The History Of the Phone Number

Ever since Alexander Graham Bell patented the telephone in 1876, there has been a need for one device to connect to the other: enter the telephone number. Even though a phone number may look different in every country around the world, it is the one great connector to us all, a unique ten digit code that anyone can punch in and contact us. Phone numbers weren’t always ten digits, and they used to not even exist at all. The origins of the telephone number are fascinating, and worth a read through the entire Wikipedia entry on the subject, but this passage really stands out:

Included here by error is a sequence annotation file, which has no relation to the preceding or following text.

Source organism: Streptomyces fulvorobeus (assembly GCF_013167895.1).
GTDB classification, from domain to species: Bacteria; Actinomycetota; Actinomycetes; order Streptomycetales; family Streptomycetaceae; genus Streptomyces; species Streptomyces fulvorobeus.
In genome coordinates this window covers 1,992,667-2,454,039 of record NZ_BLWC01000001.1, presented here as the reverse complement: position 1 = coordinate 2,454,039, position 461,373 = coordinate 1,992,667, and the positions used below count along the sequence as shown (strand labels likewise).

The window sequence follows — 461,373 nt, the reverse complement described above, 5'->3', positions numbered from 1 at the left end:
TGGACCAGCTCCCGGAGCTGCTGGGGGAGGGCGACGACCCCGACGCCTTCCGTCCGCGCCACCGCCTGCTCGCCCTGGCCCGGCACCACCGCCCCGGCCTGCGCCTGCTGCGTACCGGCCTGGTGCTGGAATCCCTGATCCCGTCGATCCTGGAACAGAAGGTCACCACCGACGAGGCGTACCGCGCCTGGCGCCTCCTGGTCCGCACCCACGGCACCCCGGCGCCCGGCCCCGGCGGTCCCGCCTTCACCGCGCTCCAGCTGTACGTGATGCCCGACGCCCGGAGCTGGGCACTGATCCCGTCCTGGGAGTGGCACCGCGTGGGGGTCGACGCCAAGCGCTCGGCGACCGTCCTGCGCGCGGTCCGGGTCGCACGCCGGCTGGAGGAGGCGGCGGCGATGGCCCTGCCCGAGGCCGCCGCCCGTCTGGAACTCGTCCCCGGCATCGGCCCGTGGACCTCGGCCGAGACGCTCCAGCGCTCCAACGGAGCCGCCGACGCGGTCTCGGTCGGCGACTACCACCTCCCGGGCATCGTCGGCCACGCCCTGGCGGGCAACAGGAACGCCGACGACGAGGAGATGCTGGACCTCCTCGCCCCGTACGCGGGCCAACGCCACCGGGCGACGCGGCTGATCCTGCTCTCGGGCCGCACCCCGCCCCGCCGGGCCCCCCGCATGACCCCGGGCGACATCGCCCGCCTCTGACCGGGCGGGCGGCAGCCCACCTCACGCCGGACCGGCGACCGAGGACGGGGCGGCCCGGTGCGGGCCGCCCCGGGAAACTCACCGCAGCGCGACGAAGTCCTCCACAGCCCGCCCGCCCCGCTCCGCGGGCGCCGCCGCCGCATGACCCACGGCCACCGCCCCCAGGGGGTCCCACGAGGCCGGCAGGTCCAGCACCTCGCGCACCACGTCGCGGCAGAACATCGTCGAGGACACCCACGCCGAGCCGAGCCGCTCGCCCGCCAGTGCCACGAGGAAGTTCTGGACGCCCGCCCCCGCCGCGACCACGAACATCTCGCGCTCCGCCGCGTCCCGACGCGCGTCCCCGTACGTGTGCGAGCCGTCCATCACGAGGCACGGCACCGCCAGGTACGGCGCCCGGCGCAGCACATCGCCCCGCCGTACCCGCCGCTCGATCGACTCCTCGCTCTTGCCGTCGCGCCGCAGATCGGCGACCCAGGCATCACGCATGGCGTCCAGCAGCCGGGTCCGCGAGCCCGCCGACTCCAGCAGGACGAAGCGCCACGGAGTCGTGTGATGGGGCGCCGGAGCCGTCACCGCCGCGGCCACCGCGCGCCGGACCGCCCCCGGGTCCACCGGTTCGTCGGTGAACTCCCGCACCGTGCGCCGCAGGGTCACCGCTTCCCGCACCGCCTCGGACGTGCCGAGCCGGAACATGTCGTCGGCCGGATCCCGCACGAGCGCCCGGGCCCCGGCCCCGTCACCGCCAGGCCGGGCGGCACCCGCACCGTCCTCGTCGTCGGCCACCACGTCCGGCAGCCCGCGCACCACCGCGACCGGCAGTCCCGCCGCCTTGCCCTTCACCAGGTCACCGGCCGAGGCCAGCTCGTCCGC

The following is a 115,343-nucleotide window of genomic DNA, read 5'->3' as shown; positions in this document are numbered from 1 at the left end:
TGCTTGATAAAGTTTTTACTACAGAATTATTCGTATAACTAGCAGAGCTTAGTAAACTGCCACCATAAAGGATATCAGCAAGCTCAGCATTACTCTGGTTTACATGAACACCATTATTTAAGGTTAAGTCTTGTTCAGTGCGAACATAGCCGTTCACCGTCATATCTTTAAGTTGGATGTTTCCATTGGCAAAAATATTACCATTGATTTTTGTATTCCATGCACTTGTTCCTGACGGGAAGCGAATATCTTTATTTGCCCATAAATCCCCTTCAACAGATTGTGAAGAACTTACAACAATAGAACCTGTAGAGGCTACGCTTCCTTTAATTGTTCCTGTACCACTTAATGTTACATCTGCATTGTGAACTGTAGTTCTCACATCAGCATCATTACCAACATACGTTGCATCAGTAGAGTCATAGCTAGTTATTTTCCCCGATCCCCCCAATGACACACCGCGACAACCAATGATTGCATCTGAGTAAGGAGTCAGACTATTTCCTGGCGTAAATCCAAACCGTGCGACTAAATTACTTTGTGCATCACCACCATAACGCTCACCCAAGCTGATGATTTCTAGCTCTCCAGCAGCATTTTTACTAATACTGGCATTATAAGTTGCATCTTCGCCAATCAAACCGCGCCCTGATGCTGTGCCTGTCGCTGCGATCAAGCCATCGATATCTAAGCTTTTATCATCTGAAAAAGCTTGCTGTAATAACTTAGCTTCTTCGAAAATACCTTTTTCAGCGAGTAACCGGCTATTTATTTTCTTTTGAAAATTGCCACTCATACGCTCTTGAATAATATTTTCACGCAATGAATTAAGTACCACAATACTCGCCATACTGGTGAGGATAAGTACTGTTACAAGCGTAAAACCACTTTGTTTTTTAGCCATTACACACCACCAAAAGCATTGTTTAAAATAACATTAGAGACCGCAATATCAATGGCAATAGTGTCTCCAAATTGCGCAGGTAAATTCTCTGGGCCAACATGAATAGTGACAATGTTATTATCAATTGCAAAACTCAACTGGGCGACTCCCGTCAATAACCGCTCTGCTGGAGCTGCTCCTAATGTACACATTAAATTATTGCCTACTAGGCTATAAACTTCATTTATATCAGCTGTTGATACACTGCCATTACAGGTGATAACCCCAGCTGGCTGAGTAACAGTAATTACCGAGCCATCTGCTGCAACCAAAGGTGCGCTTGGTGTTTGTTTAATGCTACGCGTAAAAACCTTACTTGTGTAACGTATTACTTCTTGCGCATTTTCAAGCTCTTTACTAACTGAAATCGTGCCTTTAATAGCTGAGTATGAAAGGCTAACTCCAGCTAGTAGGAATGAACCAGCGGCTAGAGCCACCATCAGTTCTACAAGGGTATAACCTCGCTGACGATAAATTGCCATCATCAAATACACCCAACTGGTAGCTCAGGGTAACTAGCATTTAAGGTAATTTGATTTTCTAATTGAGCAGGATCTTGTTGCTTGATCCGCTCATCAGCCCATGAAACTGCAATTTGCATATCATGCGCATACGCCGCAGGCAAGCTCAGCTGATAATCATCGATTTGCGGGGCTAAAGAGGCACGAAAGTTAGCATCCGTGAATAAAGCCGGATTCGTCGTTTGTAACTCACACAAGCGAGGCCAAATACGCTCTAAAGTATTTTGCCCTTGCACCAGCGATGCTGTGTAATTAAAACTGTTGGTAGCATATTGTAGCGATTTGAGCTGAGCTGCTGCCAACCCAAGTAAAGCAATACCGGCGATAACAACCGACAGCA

The latter part of 1879 and the early part of 1880 saw the first use of telephone numbers at Lowell, Massachusetts. During an epidemic of measles, the physician, Dr. Moses Greeley Parker, feared that Lowell’s four telephone operators might all succumb to sickness and bring about a paralysis of telephone service. He recommended the use of numbers for calling Lowell’s more than 200 subscribers so that substitute operators might be more easily trained in the event of such an emergency. Parker was convinced of the telephone’s potential, began buying stock, and by 1883 he was one of the largest individual stockholders in both the American Telephone Company and the New England Telephone and Telegraph Company.

Your telephone number becomes a unique extension of you, something that no one else can lay claim to. Why not park or forward it should you need to? Don’t allow anyone else to claim that exclusive number.